Col. Darron Wright seemed to know everyone in the headquarters of Joint Base Lewis-McChord’s 7th Infantry Division. He put in long hours and had a knack for bringing out the best in the soldiers who served alongside him.
They can’t talk about the tall, broad-shouldered officer without mentioning his upbringing in the Lone Star State.
“They say things are bigger in Texas. They are. Darron was bigger both in size and in heart,” said Maj. Gen. Stephen Lanza, the division’s commander.
Wright’s outsize personality and dedication made his September death in a paratrooper training accident hurt all the more for the troops who knew him during his 25-year Army career.
A few dozen of them gathered Friday with Wright’s family for a ceremony at the division headquarters dedicating a conference room in his memory. The gesture conveyed to his widow, his first wife and his children that Wright was “more than just a soldier” to his fellow troops.
The honor “came from love. Yes, it came from duty, but it came from love,” said his first wife, Angela Wright-Geppert of Woodinville.
Wright “lived his life for God, country and family. God took him home, and his country has honored him so nicely,” she said.
Wright was 45 when he died Sept. 23 at Fort Bragg in North Carolina, where he was preparing for a deployment with its XVIII Airborne Corps. His long Army career took him to Iraq three times, as well as to stations in South Korea, Texas, Colorado, and a couple of stints at Fort Bragg.
He left a mark at Lewis-McChord from 2009-13 as deputy commander of one of the base’s Stryker brigades, as an officer at I Corps and as the first chief of operations for the recently reactivated 7th Infantry Division.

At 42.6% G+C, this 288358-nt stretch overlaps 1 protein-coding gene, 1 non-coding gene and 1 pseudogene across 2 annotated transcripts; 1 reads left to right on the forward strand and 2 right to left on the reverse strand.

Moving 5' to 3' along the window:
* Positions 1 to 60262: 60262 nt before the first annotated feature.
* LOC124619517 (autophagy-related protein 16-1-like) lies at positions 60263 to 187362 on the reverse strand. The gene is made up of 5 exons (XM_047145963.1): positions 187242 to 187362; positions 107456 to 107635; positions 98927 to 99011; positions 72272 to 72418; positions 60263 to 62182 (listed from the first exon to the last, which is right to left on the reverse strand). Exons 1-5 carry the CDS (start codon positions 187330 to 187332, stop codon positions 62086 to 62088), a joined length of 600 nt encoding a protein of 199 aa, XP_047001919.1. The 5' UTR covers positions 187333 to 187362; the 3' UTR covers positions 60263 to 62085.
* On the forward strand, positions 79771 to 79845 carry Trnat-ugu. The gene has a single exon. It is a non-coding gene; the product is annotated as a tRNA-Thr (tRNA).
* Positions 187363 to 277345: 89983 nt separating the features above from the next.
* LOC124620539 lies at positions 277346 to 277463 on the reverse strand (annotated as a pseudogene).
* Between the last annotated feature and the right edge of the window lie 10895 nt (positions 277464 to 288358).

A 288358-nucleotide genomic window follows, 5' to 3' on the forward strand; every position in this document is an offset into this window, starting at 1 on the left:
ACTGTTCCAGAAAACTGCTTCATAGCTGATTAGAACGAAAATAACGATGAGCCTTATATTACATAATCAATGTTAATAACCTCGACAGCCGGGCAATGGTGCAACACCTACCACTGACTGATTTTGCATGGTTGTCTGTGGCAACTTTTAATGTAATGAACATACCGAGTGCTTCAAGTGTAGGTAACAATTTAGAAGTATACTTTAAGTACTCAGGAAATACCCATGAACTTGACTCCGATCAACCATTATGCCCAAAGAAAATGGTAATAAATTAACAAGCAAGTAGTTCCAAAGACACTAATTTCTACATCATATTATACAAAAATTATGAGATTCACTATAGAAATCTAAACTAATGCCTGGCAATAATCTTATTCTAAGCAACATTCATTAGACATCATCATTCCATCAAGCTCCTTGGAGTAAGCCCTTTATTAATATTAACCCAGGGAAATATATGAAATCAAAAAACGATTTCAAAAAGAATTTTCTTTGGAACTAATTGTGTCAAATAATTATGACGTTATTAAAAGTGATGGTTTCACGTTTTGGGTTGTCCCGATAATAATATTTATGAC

In 2012, Wright published a memoir called “Iraq Full Circle” describing his experiences on his combat tours there. The last took place with Lewis-McChord’s 4th Brigade, 2nd Infantry Division.
Wright helped organize what became known as the war’s “last combat patrol,” taking the Stryker brigade out of Baghdad in August 2010 as the American military formally shifted its emphasis from fighting insurgents to training the Iraqi military.
Maj. Gerald New was on Wright’s staff at the time. A couple of years later, Wright picked New to become the division’s chief of training.
Wright “was a true mentor-leader,” New said Friday, describing the officer as someone who helped others excel.
Wright is survived by his wife, Wendy, and their son, Kyle, as well as by Wright-Geppert and their children, Dillon and Chloe.
Wendy Wright said it’s fitting that her husband would be remembered at Lewis-McChord for his contributions to the division.
“As a family, we’re just completely humbled that the division would do a dedication like this,” she said. “Darron put in long hours and we all made sacrifices so he could do his job. To have that acknowledged is vindicating that he did all he could.”
Several soldiers who attended the ceremony shared memories with the officer’s family, some dating back to his early days in uniform.
Lanza took photos of Wright’s children with a plaque honoring their father. The general’s voice wavered in his remarks as he described his friend.
“The way Darron lived his life made a difference,” Lanza said. “Everyone in here who knew Darron is a better person because of him.”Adam Ashton: 253-597-8646 adam.ashton@ thenewstribune.com